The Good: Interesting idea, A few good lines, Generally good acting, Good direction, Good DVD bonus features.
The Bad: Light on character development, Predictable reversals, Erratic special effects
The Basics: Jurassic Park is an action adventure film that milks a simple premise and fractures into a weird high-minded debate on science vs. commerce and people running in horror.
I remember when Jurassic Park was THE big special effects film of the summer. It was back in 1993 and I was working at a summer camp and most of my peers were excited about the movie. I saw it at a cheap theater on my day off and was unimpressed. I pretty much never gave the film or the franchise that sprouted up from it another thought until my wife and I were at the library looking for a movie to watch. I knew she was a fan and I suggested it when she was steering me toward inane comedies instead. What I was not prepared for was an afternoon where she asked me to hold her close and every five minutes asked, "Aren't you scared?!" I swear, she was less freaked out during A Nightmare On Elm Street and frankly I found the movie to be exactly as I had remembered it.
Jurassic Park is a very average summer blockbuster attempt that hopes audiences will be dazzled by the special effects, dramatic score and people running on screen to not notice the predictability of the character arcs and camera movements that telegraph virtually everything. I've found films resonate with me more when I actually care about the characters and Jurassic Park might have actors performing well, but there are no characters I empathize with for very long and frankly the film and franchise could have ended with the whole lot of them getting squished in a flung car and I am fairly sure I would not have felt cheated. That said, Jurassic Park is entertaining and for those looking for an entertaining popcorn movie they can watch and shut their brains off for, this certainly fits the bill.
After an incident on an island near Costa Rica that costs a man his life, an insurance agent is sent to get experts to testify to the safety of a new theme park. Shrouded in mystery, the creator of the theme park, John Hammond, journeys to a dig where he convinces doctors Alan Grant and Ellie Sattler to come with him to the island home of his new theme park. Flown with the lawyer and fellow scientist Ian Malcolm, the pair finds themselves on a remote island populated by genetically engineered dinosaurs! Amazed by the potential and impressed by the ambition, the scientists nevertheless resist the spectacle of Jurassic Park to do a real and thorough inspection of it.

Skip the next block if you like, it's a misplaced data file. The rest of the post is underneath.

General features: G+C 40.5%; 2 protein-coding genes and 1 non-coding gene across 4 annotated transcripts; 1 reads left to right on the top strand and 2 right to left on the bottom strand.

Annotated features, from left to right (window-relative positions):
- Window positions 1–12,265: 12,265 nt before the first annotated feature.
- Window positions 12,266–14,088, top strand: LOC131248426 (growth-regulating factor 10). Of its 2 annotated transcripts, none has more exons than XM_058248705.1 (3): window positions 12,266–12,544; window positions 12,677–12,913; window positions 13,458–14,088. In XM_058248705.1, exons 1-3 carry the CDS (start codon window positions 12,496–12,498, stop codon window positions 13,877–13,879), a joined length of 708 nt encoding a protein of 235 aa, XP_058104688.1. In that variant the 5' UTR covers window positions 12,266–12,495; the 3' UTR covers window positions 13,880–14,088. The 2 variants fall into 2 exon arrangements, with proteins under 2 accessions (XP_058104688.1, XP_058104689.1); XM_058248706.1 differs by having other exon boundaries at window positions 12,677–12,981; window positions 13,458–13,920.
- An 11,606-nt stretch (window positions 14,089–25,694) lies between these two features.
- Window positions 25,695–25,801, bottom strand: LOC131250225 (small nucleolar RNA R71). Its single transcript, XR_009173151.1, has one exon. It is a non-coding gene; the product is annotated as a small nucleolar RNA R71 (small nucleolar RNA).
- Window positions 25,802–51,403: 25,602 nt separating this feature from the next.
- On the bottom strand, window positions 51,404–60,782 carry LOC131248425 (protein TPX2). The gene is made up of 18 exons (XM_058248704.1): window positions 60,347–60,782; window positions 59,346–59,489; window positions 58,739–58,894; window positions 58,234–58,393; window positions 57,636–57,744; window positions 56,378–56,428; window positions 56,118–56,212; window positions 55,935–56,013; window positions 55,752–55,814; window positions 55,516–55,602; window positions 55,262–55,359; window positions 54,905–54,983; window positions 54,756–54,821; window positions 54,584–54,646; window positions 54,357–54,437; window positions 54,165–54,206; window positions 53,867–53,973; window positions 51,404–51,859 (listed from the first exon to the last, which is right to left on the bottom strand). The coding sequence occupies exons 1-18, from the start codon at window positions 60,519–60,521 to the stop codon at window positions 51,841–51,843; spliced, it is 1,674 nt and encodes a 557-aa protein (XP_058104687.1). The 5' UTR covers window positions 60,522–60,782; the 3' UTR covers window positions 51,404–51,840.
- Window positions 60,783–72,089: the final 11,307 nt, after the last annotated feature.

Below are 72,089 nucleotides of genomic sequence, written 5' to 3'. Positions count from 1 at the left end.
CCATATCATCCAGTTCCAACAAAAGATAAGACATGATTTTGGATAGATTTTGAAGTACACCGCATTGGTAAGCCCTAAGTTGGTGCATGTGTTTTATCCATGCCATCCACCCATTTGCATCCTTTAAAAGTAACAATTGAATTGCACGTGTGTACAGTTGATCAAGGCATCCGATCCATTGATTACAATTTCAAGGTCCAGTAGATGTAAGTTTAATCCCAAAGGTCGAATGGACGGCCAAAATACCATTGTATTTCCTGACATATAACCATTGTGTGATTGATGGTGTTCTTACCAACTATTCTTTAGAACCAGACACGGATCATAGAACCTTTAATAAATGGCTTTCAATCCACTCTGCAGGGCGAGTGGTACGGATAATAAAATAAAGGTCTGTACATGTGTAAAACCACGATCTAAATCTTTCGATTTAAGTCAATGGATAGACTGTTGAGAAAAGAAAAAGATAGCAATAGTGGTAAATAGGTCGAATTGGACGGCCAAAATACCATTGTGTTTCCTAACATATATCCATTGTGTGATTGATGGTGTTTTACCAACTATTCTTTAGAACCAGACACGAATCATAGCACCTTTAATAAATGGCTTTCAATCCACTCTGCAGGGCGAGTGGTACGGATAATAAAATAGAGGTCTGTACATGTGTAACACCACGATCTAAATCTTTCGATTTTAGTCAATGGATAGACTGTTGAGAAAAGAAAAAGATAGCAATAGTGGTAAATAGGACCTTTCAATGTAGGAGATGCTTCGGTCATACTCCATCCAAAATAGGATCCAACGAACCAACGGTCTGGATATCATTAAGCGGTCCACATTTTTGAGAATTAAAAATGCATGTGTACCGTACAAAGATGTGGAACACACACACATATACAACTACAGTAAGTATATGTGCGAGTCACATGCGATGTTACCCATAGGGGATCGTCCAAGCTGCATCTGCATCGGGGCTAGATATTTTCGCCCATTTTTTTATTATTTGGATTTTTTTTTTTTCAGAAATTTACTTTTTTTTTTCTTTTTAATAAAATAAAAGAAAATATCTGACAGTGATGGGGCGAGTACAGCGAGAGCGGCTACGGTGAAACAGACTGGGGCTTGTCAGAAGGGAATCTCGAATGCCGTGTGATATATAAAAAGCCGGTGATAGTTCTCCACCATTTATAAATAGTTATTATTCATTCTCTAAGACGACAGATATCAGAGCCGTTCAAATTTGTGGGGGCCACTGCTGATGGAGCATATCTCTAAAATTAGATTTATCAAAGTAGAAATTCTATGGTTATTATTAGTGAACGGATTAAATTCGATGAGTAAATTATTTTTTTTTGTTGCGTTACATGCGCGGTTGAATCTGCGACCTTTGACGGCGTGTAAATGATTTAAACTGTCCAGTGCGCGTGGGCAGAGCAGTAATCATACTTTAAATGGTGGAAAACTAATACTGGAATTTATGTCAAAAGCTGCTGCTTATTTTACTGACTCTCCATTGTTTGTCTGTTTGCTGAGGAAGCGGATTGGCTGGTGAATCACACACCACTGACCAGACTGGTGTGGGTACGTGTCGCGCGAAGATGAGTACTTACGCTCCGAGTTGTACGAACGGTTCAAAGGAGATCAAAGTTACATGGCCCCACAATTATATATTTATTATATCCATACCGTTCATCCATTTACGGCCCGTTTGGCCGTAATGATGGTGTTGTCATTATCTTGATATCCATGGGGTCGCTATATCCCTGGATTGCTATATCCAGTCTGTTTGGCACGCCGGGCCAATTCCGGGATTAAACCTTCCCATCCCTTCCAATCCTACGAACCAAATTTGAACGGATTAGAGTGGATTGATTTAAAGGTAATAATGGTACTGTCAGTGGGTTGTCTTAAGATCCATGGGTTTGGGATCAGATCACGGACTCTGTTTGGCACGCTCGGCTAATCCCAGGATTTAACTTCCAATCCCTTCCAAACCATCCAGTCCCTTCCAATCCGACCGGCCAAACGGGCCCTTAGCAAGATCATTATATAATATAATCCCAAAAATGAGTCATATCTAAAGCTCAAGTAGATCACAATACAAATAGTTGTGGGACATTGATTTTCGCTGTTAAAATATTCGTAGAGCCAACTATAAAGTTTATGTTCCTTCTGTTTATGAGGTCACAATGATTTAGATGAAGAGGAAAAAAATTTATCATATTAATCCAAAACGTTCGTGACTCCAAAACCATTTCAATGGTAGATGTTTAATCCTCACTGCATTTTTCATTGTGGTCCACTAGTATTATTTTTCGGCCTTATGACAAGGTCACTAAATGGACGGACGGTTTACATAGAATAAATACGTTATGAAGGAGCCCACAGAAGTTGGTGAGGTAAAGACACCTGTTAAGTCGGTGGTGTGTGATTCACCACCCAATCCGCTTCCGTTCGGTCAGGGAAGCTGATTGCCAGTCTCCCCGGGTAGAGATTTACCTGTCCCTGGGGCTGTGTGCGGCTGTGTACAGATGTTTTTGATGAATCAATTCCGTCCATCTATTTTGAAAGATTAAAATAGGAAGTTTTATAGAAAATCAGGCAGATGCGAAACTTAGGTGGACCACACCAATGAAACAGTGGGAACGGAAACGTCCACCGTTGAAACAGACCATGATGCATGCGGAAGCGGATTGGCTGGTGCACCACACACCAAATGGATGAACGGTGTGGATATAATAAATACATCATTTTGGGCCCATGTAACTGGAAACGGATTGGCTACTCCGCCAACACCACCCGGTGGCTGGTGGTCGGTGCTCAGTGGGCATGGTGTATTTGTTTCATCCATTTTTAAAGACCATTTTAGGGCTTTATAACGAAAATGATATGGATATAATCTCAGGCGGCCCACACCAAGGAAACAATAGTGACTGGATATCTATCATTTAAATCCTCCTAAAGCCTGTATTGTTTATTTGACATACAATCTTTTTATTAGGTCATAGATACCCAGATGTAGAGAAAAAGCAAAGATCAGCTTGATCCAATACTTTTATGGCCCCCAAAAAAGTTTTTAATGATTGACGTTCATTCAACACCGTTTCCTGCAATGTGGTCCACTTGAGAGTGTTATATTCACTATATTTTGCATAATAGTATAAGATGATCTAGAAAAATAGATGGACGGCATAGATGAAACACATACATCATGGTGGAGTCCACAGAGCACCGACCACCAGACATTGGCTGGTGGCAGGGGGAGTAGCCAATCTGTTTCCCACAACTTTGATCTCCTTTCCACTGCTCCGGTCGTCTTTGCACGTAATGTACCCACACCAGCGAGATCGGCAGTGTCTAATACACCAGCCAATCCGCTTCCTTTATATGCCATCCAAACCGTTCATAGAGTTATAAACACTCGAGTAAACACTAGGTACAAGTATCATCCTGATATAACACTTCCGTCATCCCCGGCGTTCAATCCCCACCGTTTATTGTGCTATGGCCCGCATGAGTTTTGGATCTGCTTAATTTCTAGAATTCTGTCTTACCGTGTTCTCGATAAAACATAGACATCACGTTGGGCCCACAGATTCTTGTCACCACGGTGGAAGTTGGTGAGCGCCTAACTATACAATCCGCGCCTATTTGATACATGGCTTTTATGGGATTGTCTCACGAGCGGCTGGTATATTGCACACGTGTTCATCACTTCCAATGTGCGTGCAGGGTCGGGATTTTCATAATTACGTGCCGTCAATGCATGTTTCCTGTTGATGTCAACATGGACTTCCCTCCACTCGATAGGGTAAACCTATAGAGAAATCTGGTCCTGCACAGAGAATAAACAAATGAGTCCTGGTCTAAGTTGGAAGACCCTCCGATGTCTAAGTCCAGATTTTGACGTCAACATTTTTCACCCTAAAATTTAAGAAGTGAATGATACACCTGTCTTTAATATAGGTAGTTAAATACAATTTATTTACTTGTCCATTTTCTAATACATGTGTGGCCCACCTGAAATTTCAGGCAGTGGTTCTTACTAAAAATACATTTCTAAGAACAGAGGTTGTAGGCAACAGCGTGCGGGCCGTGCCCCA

However, when one of Hammond's workers is corrupted by greed and attempts to flee the island in advance of an impending storm with the genetic material used to clone the dinosaurs, Grant, Sattler, and Malcolm find themselves stranded in the park with Hammond's grandkids, Tim and Lex. While Sattler is able to return to the base to try to restore power to the malfunctioning theme park, Malcolm is wounded and Grant and the kids must brave a night where they are hunted in the wild by carnivorous dinosaurs like the Tyrannosaurus Rex and a trio of velociraptors.
Jurassic Park is two movies, unfortunately neither one is terribly extraordinary. The first is a high-minded debate on the limits of scientific enterprise, the second is an action-adventure film. The way the first Jurassic Park fails is that it comes out of nowhere. After seeing the first elements of the process of creating the dinosaurs, Dr. Malcolm suddenly starts spouting off about the irresponsibility of the endeavor. He makes accusations - like that the scientists did not earn the discoveries they employed to engineer the dinosaurs - that have no support in the context of the film. After all, in the appropriately hokey theme park film, the process of capturing dinosaur DNA is detailed and the process of making the dinosaurs from it is laid out. The way it is described is exactly how science works; discovery builds on discovery and the prior discoveries are applied to the current methods and the field is pushed forward.